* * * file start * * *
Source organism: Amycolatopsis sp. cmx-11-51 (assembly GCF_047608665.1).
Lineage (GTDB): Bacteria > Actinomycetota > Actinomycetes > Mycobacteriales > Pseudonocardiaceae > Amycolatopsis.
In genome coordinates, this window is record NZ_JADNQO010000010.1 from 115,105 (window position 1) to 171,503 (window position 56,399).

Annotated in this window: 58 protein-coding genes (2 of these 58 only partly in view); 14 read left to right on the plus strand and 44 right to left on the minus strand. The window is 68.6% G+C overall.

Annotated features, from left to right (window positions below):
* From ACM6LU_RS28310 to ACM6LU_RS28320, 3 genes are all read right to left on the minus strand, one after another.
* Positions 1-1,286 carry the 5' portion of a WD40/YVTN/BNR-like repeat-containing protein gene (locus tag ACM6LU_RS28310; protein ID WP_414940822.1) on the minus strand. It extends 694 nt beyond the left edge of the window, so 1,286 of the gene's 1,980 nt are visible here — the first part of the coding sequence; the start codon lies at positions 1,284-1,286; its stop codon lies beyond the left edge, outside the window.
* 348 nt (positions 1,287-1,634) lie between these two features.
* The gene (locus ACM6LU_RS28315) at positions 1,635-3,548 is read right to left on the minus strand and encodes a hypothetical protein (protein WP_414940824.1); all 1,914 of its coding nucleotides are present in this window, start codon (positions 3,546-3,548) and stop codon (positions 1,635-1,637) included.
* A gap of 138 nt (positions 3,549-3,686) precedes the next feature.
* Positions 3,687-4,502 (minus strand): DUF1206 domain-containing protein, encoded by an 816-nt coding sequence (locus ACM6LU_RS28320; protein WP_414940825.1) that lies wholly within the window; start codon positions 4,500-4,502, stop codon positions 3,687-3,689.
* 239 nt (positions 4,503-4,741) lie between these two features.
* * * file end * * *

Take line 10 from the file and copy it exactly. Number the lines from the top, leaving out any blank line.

* A gap of 138 nt (positions 3,549-3,686) precedes the next feature.